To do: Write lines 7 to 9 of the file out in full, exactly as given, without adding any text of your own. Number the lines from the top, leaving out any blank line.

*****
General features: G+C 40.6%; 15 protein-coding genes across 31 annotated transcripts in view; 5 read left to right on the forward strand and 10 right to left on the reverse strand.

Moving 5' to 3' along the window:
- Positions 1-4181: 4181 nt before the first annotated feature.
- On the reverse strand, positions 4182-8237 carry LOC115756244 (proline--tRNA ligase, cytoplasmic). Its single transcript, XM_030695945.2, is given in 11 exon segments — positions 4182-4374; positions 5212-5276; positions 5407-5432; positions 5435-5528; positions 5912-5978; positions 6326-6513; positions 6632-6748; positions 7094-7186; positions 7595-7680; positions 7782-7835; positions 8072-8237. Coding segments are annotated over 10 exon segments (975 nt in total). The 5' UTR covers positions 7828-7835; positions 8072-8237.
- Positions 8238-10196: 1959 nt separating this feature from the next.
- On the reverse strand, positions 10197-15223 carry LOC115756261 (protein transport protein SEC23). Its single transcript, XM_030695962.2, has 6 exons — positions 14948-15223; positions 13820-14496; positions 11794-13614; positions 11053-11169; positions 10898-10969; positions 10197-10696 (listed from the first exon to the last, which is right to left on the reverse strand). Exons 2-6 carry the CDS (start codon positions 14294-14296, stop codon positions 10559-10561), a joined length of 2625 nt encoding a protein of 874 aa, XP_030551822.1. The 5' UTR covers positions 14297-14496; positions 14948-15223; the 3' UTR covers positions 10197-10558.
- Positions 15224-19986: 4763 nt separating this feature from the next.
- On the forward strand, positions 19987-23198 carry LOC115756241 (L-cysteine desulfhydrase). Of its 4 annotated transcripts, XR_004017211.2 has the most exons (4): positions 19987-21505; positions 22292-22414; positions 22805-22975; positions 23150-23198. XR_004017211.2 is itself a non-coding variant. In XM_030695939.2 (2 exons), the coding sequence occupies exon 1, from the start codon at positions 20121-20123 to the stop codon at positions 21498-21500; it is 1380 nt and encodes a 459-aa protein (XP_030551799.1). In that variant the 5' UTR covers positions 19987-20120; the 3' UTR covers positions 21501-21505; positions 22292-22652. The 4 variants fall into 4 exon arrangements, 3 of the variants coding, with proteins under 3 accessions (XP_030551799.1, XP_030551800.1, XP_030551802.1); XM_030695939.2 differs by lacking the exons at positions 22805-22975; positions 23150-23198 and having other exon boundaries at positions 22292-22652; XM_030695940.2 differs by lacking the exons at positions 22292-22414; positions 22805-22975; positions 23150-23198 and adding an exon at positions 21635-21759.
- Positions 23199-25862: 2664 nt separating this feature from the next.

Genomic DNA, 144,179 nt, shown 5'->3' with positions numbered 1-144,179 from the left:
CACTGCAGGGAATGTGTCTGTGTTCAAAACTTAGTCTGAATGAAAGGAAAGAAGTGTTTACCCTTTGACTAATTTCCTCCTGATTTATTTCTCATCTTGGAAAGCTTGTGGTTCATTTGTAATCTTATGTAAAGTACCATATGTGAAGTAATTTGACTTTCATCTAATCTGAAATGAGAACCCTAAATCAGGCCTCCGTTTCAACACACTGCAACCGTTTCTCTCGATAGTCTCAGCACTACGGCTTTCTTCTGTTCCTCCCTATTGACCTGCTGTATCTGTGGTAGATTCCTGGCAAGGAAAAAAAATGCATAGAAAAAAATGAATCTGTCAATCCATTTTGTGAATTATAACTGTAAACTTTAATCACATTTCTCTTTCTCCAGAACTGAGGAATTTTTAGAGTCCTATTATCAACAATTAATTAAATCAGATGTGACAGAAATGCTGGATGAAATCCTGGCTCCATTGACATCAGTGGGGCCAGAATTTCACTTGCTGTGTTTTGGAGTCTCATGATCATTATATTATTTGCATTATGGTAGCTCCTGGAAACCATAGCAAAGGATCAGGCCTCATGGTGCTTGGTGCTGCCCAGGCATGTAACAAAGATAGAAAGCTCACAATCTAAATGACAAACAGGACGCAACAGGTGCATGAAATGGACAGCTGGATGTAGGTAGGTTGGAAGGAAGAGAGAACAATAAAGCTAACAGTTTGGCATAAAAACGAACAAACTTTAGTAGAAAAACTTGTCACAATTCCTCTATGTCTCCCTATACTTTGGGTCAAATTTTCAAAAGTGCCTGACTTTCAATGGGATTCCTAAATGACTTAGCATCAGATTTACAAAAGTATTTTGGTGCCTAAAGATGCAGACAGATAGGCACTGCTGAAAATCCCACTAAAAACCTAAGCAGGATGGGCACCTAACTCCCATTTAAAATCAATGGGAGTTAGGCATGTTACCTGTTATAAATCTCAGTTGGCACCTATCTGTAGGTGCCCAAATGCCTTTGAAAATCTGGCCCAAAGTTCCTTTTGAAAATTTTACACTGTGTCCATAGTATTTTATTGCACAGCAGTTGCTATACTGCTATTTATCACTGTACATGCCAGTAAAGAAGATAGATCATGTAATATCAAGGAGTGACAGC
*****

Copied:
- Positions 15224-19986: 4763 nt separating this feature from the next.
- On the forward strand, positions 19987-23198 carry LOC115756241 (L-cysteine desulfhydrase). Of its 4 annotated transcripts, XR_004017211.2 has the most exons (4): positions 19987-21505; positions 22292-22414; positions 22805-22975; positions 23150-23198. XR_004017211.2 is itself a non-coding variant. In XM_030695939.2 (2 exons), the coding sequence occupies exon 1, from the start codon at positions 20121-20123 to the stop codon at positions 21498-21500; it is 1380 nt and encodes a 459-aa protein (XP_030551799.1). In that variant the 5' UTR covers positions 19987-20120; the 3' UTR covers positions 21501-21505; positions 22292-22652. The 4 variants fall into 4 exon arrangements, 3 of the variants coding, with proteins under 3 accessions (XP_030551799.1, XP_030551800.1, XP_030551802.1); XM_030695939.2 differs by lacking the exons at positions 22805-22975; positions 23150-23198 and having other exon boundaries at positions 22292-22652; XM_030695940.2 differs by lacking the exons at positions 22292-22414; positions 22805-22975; positions 23150-23198 and adding an exon at positions 21635-21759.
- Positions 23199-25862: 2664 nt separating this feature from the next.